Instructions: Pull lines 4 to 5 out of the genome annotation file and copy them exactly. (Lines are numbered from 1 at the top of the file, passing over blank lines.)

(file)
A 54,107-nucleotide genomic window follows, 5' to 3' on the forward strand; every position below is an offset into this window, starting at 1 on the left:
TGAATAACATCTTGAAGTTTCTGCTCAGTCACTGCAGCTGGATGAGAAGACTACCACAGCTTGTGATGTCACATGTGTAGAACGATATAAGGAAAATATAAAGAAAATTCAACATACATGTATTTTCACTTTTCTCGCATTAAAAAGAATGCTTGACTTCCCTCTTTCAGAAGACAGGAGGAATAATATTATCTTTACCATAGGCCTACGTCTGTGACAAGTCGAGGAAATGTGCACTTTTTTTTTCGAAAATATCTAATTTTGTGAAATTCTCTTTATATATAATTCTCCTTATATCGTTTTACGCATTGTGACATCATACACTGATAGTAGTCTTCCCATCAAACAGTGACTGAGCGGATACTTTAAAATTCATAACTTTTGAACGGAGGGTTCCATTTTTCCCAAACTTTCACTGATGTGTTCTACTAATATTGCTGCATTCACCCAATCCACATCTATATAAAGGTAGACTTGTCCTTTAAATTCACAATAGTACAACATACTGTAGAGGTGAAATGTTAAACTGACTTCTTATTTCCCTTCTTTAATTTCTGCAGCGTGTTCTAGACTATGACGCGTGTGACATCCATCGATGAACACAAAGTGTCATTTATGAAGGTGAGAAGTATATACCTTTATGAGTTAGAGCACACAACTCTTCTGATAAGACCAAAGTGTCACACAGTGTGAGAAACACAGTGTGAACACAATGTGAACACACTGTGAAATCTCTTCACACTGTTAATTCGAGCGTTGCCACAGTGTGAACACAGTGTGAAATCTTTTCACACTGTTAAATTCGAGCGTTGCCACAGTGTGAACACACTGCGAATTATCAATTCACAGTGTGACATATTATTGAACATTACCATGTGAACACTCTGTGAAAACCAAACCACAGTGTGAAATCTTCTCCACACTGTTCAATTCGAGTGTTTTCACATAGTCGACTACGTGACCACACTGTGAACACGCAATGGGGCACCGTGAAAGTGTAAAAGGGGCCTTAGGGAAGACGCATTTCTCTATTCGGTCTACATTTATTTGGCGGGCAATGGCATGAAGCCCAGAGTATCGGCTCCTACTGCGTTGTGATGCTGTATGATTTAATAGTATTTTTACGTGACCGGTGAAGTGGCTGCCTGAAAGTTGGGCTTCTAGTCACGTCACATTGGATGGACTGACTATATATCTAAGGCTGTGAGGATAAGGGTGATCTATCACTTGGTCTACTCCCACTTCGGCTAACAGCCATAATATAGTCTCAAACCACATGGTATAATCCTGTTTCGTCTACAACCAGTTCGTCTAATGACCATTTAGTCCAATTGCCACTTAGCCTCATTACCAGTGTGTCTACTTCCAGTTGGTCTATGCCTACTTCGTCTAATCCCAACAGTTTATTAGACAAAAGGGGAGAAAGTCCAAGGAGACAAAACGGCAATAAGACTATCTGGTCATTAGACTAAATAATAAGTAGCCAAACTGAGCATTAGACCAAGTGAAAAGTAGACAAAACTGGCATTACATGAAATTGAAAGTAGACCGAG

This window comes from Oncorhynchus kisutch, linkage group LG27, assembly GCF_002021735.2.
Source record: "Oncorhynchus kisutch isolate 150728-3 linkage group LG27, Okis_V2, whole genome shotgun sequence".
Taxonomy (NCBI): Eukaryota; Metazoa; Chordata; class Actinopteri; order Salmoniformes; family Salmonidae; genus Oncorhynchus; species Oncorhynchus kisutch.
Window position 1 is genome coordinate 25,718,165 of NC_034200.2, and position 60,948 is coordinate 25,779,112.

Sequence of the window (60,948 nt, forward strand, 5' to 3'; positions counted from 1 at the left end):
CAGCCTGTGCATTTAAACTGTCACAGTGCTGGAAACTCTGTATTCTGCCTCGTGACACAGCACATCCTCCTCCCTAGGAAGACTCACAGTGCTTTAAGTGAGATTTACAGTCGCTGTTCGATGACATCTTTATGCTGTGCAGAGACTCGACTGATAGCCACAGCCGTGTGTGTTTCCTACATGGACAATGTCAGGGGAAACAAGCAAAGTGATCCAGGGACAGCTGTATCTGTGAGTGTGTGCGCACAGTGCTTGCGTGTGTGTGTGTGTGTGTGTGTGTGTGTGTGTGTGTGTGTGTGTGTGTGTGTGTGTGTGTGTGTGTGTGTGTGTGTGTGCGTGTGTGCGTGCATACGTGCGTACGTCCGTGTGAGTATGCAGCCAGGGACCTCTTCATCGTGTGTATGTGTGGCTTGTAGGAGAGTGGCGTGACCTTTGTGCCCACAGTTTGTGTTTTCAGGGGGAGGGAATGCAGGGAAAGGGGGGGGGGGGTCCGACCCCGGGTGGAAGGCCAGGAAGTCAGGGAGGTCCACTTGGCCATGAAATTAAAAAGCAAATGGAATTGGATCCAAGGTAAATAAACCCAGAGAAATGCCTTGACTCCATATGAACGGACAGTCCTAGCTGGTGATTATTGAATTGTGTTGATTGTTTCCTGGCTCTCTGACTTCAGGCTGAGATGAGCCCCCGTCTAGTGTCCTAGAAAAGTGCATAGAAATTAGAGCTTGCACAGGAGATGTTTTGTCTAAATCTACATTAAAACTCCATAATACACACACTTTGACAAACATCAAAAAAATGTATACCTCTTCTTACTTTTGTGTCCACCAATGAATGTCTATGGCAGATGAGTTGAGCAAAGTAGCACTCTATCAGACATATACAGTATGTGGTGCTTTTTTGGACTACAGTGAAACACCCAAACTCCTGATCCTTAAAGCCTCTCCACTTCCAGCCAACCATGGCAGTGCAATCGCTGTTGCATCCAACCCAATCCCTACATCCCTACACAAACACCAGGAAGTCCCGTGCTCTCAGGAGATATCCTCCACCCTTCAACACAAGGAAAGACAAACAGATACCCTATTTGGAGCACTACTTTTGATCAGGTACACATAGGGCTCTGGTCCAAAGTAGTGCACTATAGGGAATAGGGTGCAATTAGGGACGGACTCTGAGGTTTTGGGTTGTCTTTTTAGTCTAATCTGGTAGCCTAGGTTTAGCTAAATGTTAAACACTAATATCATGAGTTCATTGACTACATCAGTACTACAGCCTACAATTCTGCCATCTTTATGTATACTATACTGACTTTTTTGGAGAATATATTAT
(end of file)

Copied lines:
Source record: "Oncorhynchus kisutch isolate 150728-3 linkage group LG27, Okis_V2, whole genome shotgun sequence".
Taxonomy (NCBI): Eukaryota; Metazoa; Chordata; class Actinopteri; order Salmoniformes; family Salmonidae; genus Oncorhynchus; species Oncorhynchus kisutch.